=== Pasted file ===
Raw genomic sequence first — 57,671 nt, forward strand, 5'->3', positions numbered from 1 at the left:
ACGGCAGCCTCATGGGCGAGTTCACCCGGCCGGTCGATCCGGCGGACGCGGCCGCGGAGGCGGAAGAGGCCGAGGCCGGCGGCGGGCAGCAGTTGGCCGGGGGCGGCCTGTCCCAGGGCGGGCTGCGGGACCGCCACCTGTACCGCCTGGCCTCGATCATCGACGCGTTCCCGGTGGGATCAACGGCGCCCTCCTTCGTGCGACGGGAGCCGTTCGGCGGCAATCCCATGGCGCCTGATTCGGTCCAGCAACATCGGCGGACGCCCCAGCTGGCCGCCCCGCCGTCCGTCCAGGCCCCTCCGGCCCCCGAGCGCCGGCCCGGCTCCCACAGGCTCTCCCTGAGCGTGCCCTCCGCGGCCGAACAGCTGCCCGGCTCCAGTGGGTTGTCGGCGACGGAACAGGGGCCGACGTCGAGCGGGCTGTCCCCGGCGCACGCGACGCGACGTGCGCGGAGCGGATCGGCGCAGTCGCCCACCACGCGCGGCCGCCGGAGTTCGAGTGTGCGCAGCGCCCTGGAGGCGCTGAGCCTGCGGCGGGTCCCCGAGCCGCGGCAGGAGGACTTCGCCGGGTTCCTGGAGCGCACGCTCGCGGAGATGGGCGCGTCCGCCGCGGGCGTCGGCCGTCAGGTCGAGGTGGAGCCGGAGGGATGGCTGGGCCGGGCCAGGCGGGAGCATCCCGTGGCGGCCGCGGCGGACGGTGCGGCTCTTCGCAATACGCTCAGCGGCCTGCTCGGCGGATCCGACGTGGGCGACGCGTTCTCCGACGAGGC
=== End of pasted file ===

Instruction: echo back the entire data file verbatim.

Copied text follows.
Raw genomic sequence first — 57,671 nt, forward strand, 5'->3', positions numbered from 1 at the left:
ACGGCAGCCTCATGGGCGAGTTCACCCGGCCGGTCGATCCGGCGGACGCGGCCGCGGAGGCGGAAGAGGCCGAGGCCGGCGGCGGGCAGCAGTTGGCCGGGGGCGGCCTGTCCCAGGGCGGGCTGCGGGACCGCCACCTGTACCGCCTGGCCTCGATCATCGACGCGTTCCCGGTGGGATCAACGGCGCCCTCCTTCGTGCGACGGGAGCCGTTCGGCGGCAATCCCATGGCGCCTGATTCGGTCCAGCAACATCGGCGGACGCCCCAGCTGGCCGCCCCGCCGTCCGTCCAGGCCCCTCCGGCCCCCGAGCGCCGGCCCGGCTCCCACAGGCTCTCCCTGAGCGTGCCCTCCGCGGCCGAACAGCTGCCCGGCTCCAGTGGGTTGTCGGCGACGGAACAGGGGCCGACGTCGAGCGGGCTGTCCCCGGCGCACGCGACGCGACGTGCGCGGAGCGGATCGGCGCAGTCGCCCACCACGCGCGGCCGCCGGAGTTCGAGTGTGCGCAGCGCCCTGGAGGCGCTGAGCCTGCGGCGGGTCCCCGAGCCGCGGCAGGAGGACTTCGCCGGGTTCCTGGAGCGCACGCTCGCGGAGATGGGCGCGTCCGCCGCGGGCGTCGGCCGTCAGGTCGAGGTGGAGCCGGAGGGATGGCTGGGCCGGGCCAGGCGGGAGCATCCCGTGGCGGCCGCGGCGGACGGTGCGGCTCTTCGCAATACGCTCAGCGGCCTGCTCGGCGGATCCGACGTGGGCGACGCGTTCTCCGACGAGGC